Historic Fort Negley

Exploring Historic Fort Negley

••• View of downtown Nashville from Fort Negley. Casey Fleser via Wikimedia Commons

Fort Negley was the largest fortification built by the occupying Union Army in Nashville, and the largest inland stone fort constructed during the Civil War. Though the fort was used as a Union Army centerpiece when declaring its superiority over Confederate forces, it was never actually directly attacked during the Battle of Nashville, which claimed some 9,000 lives.

Fort Negley covered four acres and was built in 1862 by both slaves and free blacks.

More than 2,700 African-American men worked for three months to build Fort Negley, with only about 300 of them being paid for their labor.
During the Reconstruction period after the Civil War, the area was used as a meeting place for the Ku Klux Klan. Signage along the fort's walkways now tells the story of the fort and the people who built and manned it.

After six decades of neglect and having been closed to the public the fort reopened in December 2004.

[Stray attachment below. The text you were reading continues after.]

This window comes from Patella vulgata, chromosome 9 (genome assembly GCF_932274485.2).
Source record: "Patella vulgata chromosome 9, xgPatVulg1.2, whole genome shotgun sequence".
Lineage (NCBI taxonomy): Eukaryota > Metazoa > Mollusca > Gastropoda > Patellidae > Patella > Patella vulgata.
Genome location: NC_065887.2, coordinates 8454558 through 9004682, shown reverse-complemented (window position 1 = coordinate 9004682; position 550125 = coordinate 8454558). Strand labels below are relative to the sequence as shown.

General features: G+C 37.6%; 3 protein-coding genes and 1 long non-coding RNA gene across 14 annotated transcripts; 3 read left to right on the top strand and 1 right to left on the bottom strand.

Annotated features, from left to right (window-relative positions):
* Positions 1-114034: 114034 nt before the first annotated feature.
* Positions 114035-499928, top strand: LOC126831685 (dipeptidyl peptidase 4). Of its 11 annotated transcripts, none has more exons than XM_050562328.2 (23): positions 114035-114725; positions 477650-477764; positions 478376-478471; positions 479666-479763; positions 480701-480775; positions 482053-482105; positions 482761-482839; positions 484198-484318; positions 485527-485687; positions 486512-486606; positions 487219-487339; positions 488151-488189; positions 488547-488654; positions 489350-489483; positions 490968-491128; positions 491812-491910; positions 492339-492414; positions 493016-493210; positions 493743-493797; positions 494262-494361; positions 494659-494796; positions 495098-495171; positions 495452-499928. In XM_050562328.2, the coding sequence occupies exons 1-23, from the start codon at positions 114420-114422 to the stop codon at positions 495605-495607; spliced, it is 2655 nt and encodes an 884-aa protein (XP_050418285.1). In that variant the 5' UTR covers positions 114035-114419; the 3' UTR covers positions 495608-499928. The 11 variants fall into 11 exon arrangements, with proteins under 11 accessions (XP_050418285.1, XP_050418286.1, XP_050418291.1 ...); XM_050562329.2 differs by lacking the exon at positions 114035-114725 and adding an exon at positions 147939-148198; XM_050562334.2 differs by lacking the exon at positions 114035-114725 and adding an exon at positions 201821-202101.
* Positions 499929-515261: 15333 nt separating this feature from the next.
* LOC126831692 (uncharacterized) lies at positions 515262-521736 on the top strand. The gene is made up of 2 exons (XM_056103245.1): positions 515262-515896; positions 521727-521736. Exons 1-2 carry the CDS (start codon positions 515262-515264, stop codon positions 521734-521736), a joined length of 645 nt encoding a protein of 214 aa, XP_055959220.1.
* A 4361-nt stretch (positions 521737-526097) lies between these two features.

In December of 2007, Metro Nashville city officials, members of the Battle of Nashville Preservation Society, and about 200 spectators braved the harsh elements to attend the opening of the new $1 million, taxpayer-funded Fort Negley Visitors Center. The facility is just a stone's throw from Fort Negley and located on a hill just off Chestnut Street between Greer Stadium and the Adventure Science Center.

The Visitors Center was opened on the 143rd anniversary of the Battle of Nashville, commemorating what is believed to have been the location of the opening salvo of shots in one of the Civil War's most important battles.

The Fort Negley Visitors Center, a 4,605-square-foot facility, includes a multipurpose theater, exhibit space, meeting room, and an outdoor plaza.

The plan now is for Fort Negley and the new Visitors Center to be used for educational purposes, and to help people search for their ancestors who fought in the Civil War through access to a national computer database.

The center features interactive technology, archival photos, and a video documentary about Nashville's role in the Civil War, narrated by the ubiquitous Kix Brooks of country music duo Brooks & Dunn.

Admission to the Fort Negley Visitors Center is free and it is open Tuesday through Saturday. Tours of the fort will be conducted in partnership with the historic Travellers Rest Plantation and Museum, about six miles to the south. Volunteer and Docent positions are available. The Fort Negley Visitors Center is being operated by employees of Metro Parks.